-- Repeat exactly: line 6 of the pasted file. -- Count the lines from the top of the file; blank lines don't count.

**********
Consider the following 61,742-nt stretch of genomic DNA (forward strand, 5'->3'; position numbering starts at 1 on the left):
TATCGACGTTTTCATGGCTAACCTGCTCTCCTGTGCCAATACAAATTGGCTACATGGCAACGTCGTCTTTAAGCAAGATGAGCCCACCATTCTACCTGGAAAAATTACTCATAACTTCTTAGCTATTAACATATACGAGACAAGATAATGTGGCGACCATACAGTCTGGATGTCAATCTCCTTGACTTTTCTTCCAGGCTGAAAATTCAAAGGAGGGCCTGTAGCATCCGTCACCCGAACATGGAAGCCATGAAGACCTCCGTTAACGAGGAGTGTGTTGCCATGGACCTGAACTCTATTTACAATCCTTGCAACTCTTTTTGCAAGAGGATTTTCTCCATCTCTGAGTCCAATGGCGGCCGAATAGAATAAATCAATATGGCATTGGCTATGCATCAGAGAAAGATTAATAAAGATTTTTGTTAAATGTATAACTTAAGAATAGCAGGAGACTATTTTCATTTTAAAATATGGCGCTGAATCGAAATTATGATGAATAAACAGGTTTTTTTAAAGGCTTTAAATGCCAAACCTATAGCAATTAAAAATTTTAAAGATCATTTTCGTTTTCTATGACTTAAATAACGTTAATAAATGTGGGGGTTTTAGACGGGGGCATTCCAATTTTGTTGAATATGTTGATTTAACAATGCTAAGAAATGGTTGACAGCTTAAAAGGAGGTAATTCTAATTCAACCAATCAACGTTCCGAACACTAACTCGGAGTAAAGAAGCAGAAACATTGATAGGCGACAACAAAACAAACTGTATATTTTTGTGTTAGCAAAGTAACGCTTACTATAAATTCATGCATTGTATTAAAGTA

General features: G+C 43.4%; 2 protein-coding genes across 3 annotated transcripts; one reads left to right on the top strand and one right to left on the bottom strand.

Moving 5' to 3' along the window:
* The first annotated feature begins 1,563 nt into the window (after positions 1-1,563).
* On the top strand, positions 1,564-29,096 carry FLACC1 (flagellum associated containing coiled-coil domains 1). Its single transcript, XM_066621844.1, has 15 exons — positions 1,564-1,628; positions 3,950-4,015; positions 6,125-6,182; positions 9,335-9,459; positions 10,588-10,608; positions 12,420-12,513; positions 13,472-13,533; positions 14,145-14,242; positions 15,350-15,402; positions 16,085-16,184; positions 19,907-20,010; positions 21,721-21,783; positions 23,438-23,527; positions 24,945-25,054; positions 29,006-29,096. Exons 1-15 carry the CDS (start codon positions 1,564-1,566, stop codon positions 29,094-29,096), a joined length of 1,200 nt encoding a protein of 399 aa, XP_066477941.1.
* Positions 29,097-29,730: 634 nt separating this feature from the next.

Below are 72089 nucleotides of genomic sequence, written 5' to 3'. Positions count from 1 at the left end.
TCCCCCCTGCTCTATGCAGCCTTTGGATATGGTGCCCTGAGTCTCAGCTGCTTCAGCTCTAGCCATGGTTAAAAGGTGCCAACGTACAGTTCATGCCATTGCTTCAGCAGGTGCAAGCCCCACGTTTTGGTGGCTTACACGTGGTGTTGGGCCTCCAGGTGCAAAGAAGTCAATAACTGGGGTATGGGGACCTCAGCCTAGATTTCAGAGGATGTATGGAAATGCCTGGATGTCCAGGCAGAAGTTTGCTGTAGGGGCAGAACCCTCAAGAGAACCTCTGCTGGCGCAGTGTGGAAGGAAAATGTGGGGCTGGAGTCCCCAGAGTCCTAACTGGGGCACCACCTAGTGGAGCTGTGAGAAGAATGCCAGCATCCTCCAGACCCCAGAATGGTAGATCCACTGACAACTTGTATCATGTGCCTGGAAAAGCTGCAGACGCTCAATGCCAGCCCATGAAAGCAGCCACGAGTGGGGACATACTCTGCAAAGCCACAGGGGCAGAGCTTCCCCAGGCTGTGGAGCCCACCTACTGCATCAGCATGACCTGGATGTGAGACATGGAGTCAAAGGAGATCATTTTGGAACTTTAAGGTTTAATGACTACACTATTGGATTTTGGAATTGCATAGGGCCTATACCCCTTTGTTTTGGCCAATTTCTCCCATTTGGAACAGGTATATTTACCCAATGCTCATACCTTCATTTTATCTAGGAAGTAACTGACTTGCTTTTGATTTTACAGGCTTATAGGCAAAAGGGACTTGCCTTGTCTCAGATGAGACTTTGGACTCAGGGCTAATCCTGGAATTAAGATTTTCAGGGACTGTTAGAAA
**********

* On the top strand, positions 1,564-29,096 carry FLACC1 (flagellum associated containing coiled-coil domains 1). Its single transcript, XM_066621844.1, has 15 exons — positions 1,564-1,628; positions 3,950-4,015; positions 6,125-6,182; positions 9,335-9,459; positions 10,588-10,608; positions 12,420-12,513; positions 13,472-13,533; positions 14,145-14,242; positions 15,350-15,402; positions 16,085-16,184; positions 19,907-20,010; positions 21,721-21,783; positions 23,438-23,527; positions 24,945-25,054; positions 29,006-29,096. Exons 1-15 carry the CDS (start codon positions 1,564-1,566, stop codon positions 29,094-29,096), a joined length of 1,200 nt encoding a protein of 399 aa, XP_066477941.1.